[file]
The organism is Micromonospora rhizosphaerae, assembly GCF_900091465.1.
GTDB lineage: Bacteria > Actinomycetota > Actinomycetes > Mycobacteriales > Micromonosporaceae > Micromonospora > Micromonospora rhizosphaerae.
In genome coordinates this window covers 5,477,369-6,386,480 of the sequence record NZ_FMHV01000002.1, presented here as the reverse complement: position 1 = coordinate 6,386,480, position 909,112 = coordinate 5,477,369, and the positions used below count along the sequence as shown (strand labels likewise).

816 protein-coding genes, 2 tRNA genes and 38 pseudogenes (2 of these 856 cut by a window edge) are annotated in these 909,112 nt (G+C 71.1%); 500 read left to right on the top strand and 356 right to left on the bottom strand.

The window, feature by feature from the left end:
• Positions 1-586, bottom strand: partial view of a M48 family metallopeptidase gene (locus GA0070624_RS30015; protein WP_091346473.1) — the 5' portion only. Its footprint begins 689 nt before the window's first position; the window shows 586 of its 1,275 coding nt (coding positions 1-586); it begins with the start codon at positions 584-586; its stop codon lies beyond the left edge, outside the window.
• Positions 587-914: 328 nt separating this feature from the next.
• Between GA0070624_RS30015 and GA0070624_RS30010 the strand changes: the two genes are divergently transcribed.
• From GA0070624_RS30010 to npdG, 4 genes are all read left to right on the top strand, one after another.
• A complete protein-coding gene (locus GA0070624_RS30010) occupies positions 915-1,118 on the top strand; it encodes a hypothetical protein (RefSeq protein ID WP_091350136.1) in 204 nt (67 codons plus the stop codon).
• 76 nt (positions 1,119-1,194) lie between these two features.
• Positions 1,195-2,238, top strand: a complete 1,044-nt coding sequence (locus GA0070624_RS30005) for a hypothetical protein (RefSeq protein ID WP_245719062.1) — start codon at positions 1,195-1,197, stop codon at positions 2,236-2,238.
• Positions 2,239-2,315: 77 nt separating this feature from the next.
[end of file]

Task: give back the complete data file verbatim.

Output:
The organism is Micromonospora rhizosphaerae, assembly GCF_900091465.1.
GTDB lineage: Bacteria > Actinomycetota > Actinomycetes > Mycobacteriales > Micromonosporaceae > Micromonospora > Micromonospora rhizosphaerae.
In genome coordinates this window covers 5,477,369-6,386,480 of the sequence record NZ_FMHV01000002.1, presented here as the reverse complement: position 1 = coordinate 6,386,480, position 909,112 = coordinate 5,477,369, and the positions used below count along the sequence as shown (strand labels likewise).

816 protein-coding genes, 2 tRNA genes and 38 pseudogenes (2 of these 856 cut by a window edge) are annotated in these 909,112 nt (G+C 71.1%); 500 read left to right on the top strand and 356 right to left on the bottom strand.

The window, feature by feature from the left end:
• Positions 1-586, bottom strand: partial view of a M48 family metallopeptidase gene (locus GA0070624_RS30015; protein WP_091346473.1) — the 5' portion only. Its footprint begins 689 nt before the window's first position; the window shows 586 of its 1,275 coding nt (coding positions 1-586); it begins with the start codon at positions 584-586; its stop codon lies beyond the left edge, outside the window.
• Positions 587-914: 328 nt separating this feature from the next.
• Between GA0070624_RS30015 and GA0070624_RS30010 the strand changes: the two genes are divergently transcribed.
• From GA0070624_RS30010 to npdG, 4 genes are all read left to right on the top strand, one after another.
• A complete protein-coding gene (locus GA0070624_RS30010) occupies positions 915-1,118 on the top strand; it encodes a hypothetical protein (RefSeq protein ID WP_091350136.1) in 204 nt (67 codons plus the stop codon).
• 76 nt (positions 1,119-1,194) lie between these two features.
• Positions 1,195-2,238, top strand: a complete 1,044-nt coding sequence (locus GA0070624_RS30005) for a hypothetical protein (RefSeq protein ID WP_245719062.1) — start codon at positions 1,195-1,197, stop codon at positions 2,236-2,238.
• Positions 2,239-2,315: 77 nt separating this feature from the next.